Communication and working relationships in sport and fitness
Communication and working relationships in sport and fitness

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Communication and working relationships in sport and fitness

1 Applying your learning: learning from medical staff

In 2016, the BBC were permitted to film in St Mary’s hospital in London to capture the day-to-day interactions of medical practitioners. The way they interact with each other and the public is illuminating for people working in sport and fitness.

Described image
Figure 1 Communication in hospitals needs to be excellent.

Activity 1 Learning from medical staff

Timing: Allow about 30 minutes

There are two clips in this video-related activity, which focus on sustaining relationships in a busy hospital. The first clip is the morning teleconference update, focusing on bed space in the hospital; the second is a preparatory meeting of a surgeon and their patient who is having a surgery to treat cancer.

There is a question for each clip:

Clip 1 (teleconference): To what extent is Lesley’s (Hospital Site Director) informal teleconferencing tone appropriate to sustaining working relationships?

Clip 2 (surgeon and patient): How successfully does Dr George Reese convey that he is patient-centred?

Download this video clip.Video player: Clip 1
Skip transcript: Clip 1

Transcript: Clip 1

[MUSIC PLAYING]

LESLEY POWLS
Right, good morning, everybody. Shall we begin? I've seen the gang at Charing Cross. Good morning, Charing Cross.
NURSE (ON SPEAKERPHONE)
Morning, good morning.
LESLEY POWLS
Do you want to just talk us through your screen this morning?
NARRATOR
Lesley Powls is the site director at St. Mary's, the biggest of the five hospitals in London's Imperial College Health Care NHS Trust. Every morning she leads a conference call with the other hospitals to plan the day. The focus is always the same. How many empty beds have they got?
NURSE (ON SPEAKERPHONE)
There's currently no cubicles anywhere in A&E to see any new patients.
LESLEY POWLS
OK, so not a great start to a Monday morning for you guys then. The first call of the day is to kind of take the temperature of what's gone on overnight and what our beds look like going forward for the next couple of hours. Let's go to St. Mary's. So as you can see, we're in a very similar position to Charing Cross this morning. Very full and busy ED screen. Let's just have a look at the beds. It's probably easier for me to say what we've got, which is absolutely nothing at the moment. So really, priorities for us this morning are to sort out the rest of the unplaced patients in the emergency department before we do anything else. We'll pick up surgical electives in about 10 minutes. All right. And I think will go out on red this morning then. OK. Thank you very much, everybody. We'll speak again at lunchtime.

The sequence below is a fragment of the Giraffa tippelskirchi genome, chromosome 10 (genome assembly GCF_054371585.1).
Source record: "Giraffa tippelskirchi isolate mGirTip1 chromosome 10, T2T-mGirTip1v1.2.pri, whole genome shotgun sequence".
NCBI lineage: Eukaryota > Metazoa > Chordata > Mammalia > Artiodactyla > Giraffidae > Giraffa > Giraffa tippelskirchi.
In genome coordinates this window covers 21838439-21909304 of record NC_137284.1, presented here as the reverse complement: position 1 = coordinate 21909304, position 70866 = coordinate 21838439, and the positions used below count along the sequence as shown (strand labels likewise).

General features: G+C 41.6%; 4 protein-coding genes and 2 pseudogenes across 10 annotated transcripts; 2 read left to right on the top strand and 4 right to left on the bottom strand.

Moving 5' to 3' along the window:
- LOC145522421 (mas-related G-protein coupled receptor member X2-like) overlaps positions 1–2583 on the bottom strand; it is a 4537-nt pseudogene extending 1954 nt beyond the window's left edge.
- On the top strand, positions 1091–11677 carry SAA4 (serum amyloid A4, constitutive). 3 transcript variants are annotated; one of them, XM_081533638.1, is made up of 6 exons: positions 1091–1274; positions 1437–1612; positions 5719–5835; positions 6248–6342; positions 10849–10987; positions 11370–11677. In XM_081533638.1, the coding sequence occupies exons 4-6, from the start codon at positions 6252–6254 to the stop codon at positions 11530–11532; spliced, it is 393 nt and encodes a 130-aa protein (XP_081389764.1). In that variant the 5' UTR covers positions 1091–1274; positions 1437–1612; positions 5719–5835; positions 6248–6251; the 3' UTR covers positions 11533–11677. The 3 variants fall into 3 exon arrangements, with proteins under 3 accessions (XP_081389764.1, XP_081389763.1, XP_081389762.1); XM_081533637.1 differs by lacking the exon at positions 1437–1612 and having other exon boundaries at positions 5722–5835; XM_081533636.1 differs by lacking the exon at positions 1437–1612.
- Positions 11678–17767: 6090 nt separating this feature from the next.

End transcript: Clip 1
Clip 1
Interactive feature not available in single page view (see it in standard view).
Download this video clip.Video player: Clip 2
Skip transcript: Clip 2

Transcript: Clip 2

NARRATOR
George Reese's cancer patient Alladdio's operation is already two hours behind schedule.
SURGEON
I've decided not to get frustrated. There's nothing I can do to fix this problem. So I will trust that the people who are doing it are doing their very best. Morning.
PATIENT
How are you?
SURGEON
How are you? Hello, we didn't get to meet last time.
PATIENT
No, no we didn't.
SURGEON
I just wanted to set the scene of today a bit. At the moment, they haven't given us permission to start the operation because there isn't a bed in the hospital. But they're working on it. And when I know, you will know.
PATIENT
Lovely.
SURGEON:
Is there anything you wanted to ask me?
PATIENT
No.
FRIEND
I'm just would like to speak about some parking outside. It cost me. Now it's 10 pounds, 80 p [INAUDIBLE]. Because if we're going to be here all day, that's going to cost me an arm and a leg.
SURGEON
I kind of meant is there anything you wanted to ask me about the operation or about the surgery today?
PATIENT
No.
SURGEON
OK.
End transcript: Clip 2
Clip 2
Interactive feature not available in single page view (see it in standard view).

Discussion

She uses an informal manner (e.g. ‘the gang at Charing Cross’; ‘you guys’). However, informal does not mean ineffective in sustaining relationships; the meeting is conducted briskly and the essential information is communicated. For example, notice how she closes the meeting by using the words ‘our focus’ to describe the immediate tasks ahead. The reminder of the time of the next meeting demonstrates clear task-related communication.

Dr Reese demonstrates his patient-centred approach by sitting at the same eye level as his patient; he smiles and updates his patient as to why there is a delay. He re-assures by saying ‘as soon as I know, you’ll know’ in relation to bed availability. He asks if his patient has any questions and remains unruffled when the issue of car parking costs is raised by the patient’s friend; he politely re-focuses the conversation.

By using this medical example you will be able to begin to make sense of how you and others maintain and perhaps build you own working relationships.

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